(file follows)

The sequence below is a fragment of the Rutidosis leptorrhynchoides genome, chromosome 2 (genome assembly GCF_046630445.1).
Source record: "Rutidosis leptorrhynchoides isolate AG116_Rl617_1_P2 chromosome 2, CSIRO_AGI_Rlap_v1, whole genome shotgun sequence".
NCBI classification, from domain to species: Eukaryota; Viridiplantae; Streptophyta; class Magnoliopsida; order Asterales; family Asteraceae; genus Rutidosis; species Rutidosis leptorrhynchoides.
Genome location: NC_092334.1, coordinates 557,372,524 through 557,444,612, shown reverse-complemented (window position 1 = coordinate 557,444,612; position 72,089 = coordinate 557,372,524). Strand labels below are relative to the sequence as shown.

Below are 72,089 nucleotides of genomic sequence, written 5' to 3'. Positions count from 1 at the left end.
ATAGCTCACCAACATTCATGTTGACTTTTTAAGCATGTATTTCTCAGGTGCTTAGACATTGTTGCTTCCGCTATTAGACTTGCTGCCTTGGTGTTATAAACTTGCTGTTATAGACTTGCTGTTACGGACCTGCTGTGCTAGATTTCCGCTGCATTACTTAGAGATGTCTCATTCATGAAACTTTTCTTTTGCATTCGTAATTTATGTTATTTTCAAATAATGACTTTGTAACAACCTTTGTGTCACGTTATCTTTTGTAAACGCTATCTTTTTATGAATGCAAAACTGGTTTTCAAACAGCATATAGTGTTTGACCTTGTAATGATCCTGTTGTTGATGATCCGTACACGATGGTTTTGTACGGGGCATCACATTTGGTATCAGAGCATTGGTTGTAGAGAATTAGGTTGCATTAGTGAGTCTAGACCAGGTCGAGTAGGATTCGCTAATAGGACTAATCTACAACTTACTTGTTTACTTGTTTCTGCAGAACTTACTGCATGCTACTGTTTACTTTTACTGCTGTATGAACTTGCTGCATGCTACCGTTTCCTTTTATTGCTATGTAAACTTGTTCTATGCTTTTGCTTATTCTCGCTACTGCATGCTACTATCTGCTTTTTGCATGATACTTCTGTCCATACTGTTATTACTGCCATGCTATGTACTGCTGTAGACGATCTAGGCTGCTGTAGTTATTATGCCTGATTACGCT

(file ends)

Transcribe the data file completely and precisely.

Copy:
The sequence below is a fragment of the Rutidosis leptorrhynchoides genome, chromosome 2 (genome assembly GCF_046630445.1).
Source record: "Rutidosis leptorrhynchoides isolate AG116_Rl617_1_P2 chromosome 2, CSIRO_AGI_Rlap_v1, whole genome shotgun sequence".
NCBI classification, from domain to species: Eukaryota; Viridiplantae; Streptophyta; class Magnoliopsida; order Asterales; family Asteraceae; genus Rutidosis; species Rutidosis leptorrhynchoides.
Genome location: NC_092334.1, coordinates 557,372,524 through 557,444,612, shown reverse-complemented (window position 1 = coordinate 557,444,612; position 72,089 = coordinate 557,372,524). Strand labels below are relative to the sequence as shown.

Below are 72,089 nucleotides of genomic sequence, written 5' to 3'. Positions count from 1 at the left end.
ATAGCTCACCAACATTCATGTTGACTTTTTAAGCATGTATTTCTCAGGTGCTTAGACATTGTTGCTTCCGCTATTAGACTTGCTGCCTTGGTGTTATAAACTTGCTGTTATAGACTTGCTGTTACGGACCTGCTGTGCTAGATTTCCGCTGCATTACTTAGAGATGTCTCATTCATGAAACTTTTCTTTTGCATTCGTAATTTATGTTATTTTCAAATAATGACTTTGTAACAACCTTTGTGTCACGTTATCTTTTGTAAACGCTATCTTTTTATGAATGCAAAACTGGTTTTCAAACAGCATATAGTGTTTGACCTTGTAATGATCCTGTTGTTGATGATCCGTACACGATGGTTTTGTACGGGGCATCACATTTGGTATCAGAGCATTGGTTGTAGAGAATTAGGTTGCATTAGTGAGTCTAGACCAGGTCGAGTAGGATTCGCTAATAGGACTAATCTACAACTTACTTGTTTACTTGTTTCTGCAGAACTTACTGCATGCTACTGTTTACTTTTACTGCTGTATGAACTTGCTGCATGCTACCGTTTCCTTTTATTGCTATGTAAACTTGTTCTATGCTTTTGCTTATTCTCGCTACTGCATGCTACTATCTGCTTTTTGCATGATACTTCTGTCCATACTGTTATTACTGCCATGCTATGTACTGCTGTAGACGATCTAGGCTGCTGTAGTTATTATGCCTGATTACGCT